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Tim Cook Faced an 'Insurrection' Following Announcement of Bob Mansfield's Retirement

Earlier this year, Apple announced that hardware chief Bob Mansfield would be retiring, staying on for several months as iPad hardware engineering chief Dan Riccio transitioned into the broader role overseeing the company's entire hardware effort. But just two months later, Apple announced that Mansfield would be staying on, retaining his senior vice president title but without a specific role other than to "work on future products".

A new report from Bloomberg Businessweek profiling Apple one year after the death of Steve Jobs reveals the backstory behind Mansfield's reversal, noting that Apple CEO Tim Cook found himself facing an "insurrection" from Apple employees following Mansfield's retirement announcement.
According to three people familiar with the sequence of events, several senior engineers on Mansfield’s team vociferously complained to Cook about reporting to his replacement, Dan Riccio, who they felt was unprepared for the magnitude of the role. In response, Cook approached Mansfield and offered him an exorbitant package of cash and stock worth around $2 million a month to stay on at Apple as an adviser and help manage the hardware engineering team.
Officially, Apple's hardware engineering group is now under the oversight of Riccio, so it is unclear exactly how Mansfield and Riccio are working together on their projects. Both executives report directly to Cook, and it is unknown how long Mansfield intends to remain with Apple.

Top Rated Comments

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24 months ago
Things with Apple haven't sit right with me lately.
Rating: 50 Votes
24 months ago
2 million a month.....WOW!
Rating: 21 Votes
24 months ago
They offered him $1 million but he doubled down ;)
Rating: 19 Votes
24 months ago
2 Million a month!!?? That's a lot of dough to stay on! Dang!!!

:eek::eek::eek::eek:

Mansfield: "If they would have just offerred me 2 weeks more vacation, I would have took it!" ha ha
Rating: 13 Votes
24 months ago
"We won't answer to anyone but Shrek"
Rating: 12 Votes
24 months ago

Sucks that people's personal lives and decisions get exploited like this. It's nobody's business.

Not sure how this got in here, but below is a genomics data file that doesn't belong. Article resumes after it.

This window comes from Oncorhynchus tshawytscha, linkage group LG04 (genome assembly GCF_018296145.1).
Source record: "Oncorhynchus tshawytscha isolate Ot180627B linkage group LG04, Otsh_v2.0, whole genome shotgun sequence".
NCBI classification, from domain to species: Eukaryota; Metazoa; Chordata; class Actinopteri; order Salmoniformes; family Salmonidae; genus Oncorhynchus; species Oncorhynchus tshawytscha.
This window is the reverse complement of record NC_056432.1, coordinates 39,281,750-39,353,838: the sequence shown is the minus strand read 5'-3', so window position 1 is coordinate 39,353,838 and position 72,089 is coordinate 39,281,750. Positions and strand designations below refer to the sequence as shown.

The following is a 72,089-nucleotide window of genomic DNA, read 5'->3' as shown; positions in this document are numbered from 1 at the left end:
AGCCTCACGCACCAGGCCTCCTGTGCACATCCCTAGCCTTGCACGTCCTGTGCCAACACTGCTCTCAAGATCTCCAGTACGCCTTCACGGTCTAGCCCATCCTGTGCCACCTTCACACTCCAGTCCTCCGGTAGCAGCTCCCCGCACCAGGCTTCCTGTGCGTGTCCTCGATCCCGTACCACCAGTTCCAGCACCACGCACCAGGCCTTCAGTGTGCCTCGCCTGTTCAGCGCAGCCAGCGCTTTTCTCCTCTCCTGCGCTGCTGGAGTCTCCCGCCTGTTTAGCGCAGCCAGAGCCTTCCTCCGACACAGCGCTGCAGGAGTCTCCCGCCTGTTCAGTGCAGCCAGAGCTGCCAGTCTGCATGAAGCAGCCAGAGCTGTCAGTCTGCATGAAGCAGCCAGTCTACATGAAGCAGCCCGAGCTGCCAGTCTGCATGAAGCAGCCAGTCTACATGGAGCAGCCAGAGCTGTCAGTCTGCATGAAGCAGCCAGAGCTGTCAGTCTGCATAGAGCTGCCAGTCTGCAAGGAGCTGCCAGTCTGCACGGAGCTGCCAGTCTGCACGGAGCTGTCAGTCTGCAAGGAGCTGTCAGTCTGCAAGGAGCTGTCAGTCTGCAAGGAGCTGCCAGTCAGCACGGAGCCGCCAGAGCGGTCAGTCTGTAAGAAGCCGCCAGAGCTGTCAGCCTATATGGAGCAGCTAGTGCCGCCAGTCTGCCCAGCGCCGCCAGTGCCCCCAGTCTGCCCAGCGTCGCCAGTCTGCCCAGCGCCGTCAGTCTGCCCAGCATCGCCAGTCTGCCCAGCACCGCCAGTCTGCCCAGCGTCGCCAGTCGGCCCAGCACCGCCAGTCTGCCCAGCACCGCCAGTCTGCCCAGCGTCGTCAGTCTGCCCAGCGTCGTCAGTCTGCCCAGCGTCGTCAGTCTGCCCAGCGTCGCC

Dude, Apple is a "publicly traded company". What do you mean it is nobody's business?!

:confused: :confused: :confused: :confused:
Rating: 11 Votes
24 months ago
Anyone else think Bob looks like Chris Farley?
Rating: 11 Votes
24 months ago

In before Steve will never allow this. Although he probably wouldn't have lol


Actually, I think it's exactly what Steve would have done. Steve spoke a lot about hiring and how keeping the best people working for you is important.
Rating: 9 Votes
24 months ago

Whenever someone says, "it's not about the money," it's about the money.

Life 101, folks.


In Mansfield's case it was about the money. In the case of the people who worked for him, it was about the conditions. I'm sure they're well paid. I'm sure they can afford pretty much all they want and need. They're not going to get a big enough increase to make it worth a crappy work environment when they could easily go somewhere else. Especially with their creds.

So often with employees it IS about letting them feel they have a voice and empowering them. They want respect and to feel proud. They don't like to feel that someone got a job they didn't deserve. It undermines why they feel they're working so hard.

Mansfield didn't need the money. He didn't need the job. He was probably tired. They had to make him an offer so ridiculous he couldn't refuse.
Rating: 9 Votes
24 months ago
Steve Jobs was so successful because he was a hard task master. He wasn't your friend or your confident, he was the boss. He would shout and scream, bully people and fire them at the drop of a hat. Tim Cook is learning the hard way that it's tough at the top.
Rating: 9 Votes

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